Would you be prepared to sit the test?
Do you know who our Head of State is? Have you any idea what Royal Assent means? How many members are there in the House of Representatives? What is the name of the star that sits above the shield on the Coat of Arms? Do you even know what the Coat of Arms is?
For those who have been born in Australia, or whose parents have Australian citizenship, it is easy to take for granted the value of Australian citizenship. For many new comers who are settling into life in Australia, applying for citizenship is a critical choice, one which may involve foregoing formal ties with the country of origin. To gain Australian Citizenship applicants must also successfully pass an official Citizenship Test. The process can be challenging.
On 30 may 2007 the Australian government introduced into parliament the Australian Citizenship Amendment (Citizenship testing) Bill which was subsequently passed on 12 September 2007. Testing began on 1 October the same year. The initial test required migrants wishing to gain citizenship to answer 20 randomly chosen questions based on a Citizenship resource book, produced by the then Department of Immigration and Multicultural Affairs. The content of the book was very dense and written in a complex and formal style which many native speakers would have found difficult to read. Fortunately an independent review (which one of our EFW team contributed to) brought about changes to the test and a new citizenship test began on 19 October 2009. This test was then based on a new resource book Australian Citizenship: Our Common Bond which along with new questions was re -written in Plain English. Testing now comes from the first part of the book only, covering –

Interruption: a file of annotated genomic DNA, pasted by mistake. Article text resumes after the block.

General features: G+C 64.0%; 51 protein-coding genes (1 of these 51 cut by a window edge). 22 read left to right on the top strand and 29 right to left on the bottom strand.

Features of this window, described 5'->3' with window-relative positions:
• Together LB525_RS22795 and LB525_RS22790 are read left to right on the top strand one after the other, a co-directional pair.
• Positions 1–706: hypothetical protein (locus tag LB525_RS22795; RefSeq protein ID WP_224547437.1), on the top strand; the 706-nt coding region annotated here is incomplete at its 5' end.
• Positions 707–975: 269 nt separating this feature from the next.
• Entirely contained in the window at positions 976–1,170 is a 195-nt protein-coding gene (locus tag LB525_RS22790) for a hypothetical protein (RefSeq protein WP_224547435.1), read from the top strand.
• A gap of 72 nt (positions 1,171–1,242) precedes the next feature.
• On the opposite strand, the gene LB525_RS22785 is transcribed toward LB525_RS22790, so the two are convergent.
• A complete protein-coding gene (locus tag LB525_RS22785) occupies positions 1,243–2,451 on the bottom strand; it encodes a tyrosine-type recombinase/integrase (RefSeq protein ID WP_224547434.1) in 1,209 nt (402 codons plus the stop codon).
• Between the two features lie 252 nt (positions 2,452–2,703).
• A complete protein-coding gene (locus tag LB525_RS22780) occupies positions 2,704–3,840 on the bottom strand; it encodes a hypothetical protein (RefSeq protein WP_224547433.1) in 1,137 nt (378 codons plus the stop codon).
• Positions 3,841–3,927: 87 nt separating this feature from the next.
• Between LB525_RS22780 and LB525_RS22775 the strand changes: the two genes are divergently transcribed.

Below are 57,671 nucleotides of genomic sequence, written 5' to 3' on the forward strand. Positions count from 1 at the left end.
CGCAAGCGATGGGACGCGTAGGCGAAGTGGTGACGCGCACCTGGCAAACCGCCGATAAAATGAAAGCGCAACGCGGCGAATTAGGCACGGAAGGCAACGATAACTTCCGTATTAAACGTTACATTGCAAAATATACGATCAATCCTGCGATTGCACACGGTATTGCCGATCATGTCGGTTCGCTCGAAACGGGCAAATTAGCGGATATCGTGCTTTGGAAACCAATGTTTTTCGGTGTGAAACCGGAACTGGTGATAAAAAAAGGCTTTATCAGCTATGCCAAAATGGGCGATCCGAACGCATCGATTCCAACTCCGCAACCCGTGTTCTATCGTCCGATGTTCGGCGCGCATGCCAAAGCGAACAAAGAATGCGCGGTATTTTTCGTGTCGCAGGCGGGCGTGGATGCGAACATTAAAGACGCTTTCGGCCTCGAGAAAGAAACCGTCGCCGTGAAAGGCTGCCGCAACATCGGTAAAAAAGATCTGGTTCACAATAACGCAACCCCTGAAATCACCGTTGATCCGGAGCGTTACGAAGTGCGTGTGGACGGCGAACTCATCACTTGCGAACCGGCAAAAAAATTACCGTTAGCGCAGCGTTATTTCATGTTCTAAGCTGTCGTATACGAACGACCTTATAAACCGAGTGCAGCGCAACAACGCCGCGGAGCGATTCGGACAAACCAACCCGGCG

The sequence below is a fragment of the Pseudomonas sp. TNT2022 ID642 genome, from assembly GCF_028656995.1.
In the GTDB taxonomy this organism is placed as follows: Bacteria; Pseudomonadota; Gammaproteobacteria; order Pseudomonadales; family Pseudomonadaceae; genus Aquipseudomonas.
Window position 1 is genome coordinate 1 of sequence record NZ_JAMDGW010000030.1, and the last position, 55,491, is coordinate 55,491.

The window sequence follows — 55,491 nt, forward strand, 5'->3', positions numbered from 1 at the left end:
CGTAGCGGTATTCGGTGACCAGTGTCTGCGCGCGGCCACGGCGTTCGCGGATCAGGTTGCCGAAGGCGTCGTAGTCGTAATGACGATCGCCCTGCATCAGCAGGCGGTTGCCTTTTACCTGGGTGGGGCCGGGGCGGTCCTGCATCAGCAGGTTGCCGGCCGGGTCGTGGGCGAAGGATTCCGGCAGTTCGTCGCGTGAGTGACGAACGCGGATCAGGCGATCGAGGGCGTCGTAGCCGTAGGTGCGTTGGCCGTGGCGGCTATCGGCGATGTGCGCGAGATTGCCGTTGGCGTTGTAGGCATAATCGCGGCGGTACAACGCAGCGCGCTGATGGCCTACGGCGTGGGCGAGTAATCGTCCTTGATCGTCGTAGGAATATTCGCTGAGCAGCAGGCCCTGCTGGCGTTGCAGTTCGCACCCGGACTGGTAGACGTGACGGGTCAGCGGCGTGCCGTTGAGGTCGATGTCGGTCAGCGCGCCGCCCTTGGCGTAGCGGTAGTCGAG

• Australia and its people
• Australia’s democratic beliefs, rights and liberties
• Government and the law in Australia
Other areas such as sport, geography, famous Australians, history, culture etc although included, are in the second half of the book which is non-testable.
Through our experience in working with people migrating to Australia, we have found that most new comers are very interested in knowing all about their new country. However, it takes time to absorb all this new information. Let’s see how well you might do if sitting the test. Try doing the questions below without looking up answers on the internet. Please note that although the questions are based on the content of Australian Citizenship: Our Common Bond, the first three questions only have been taken from the resource book practice question section. And don’t forget, if you are a native born Australian (or came here at a young age), you have had these facts presented to you all the way through school.
1. Which arm of the government has the power to interpret and apply the laws?
2. What is the name of a proposal to make a law in parliament?
3. What is a referendum?
4. What year was gold discovered in NSW and Victoria?
5. What date did Australia unite into a federation of states called the Commonwealth of Australia?
6. How many official flags does Australia have?
7. What system of government does Australia have?
8. Who is Head of state in Australia?
9. How many levels of government are there in Australia?
10. How many senators are there in Federal government?
Next time we will be looking at what support there is out there to assist people in preparing for the Australian Citizenship test. We will also give you the answers to the above questions.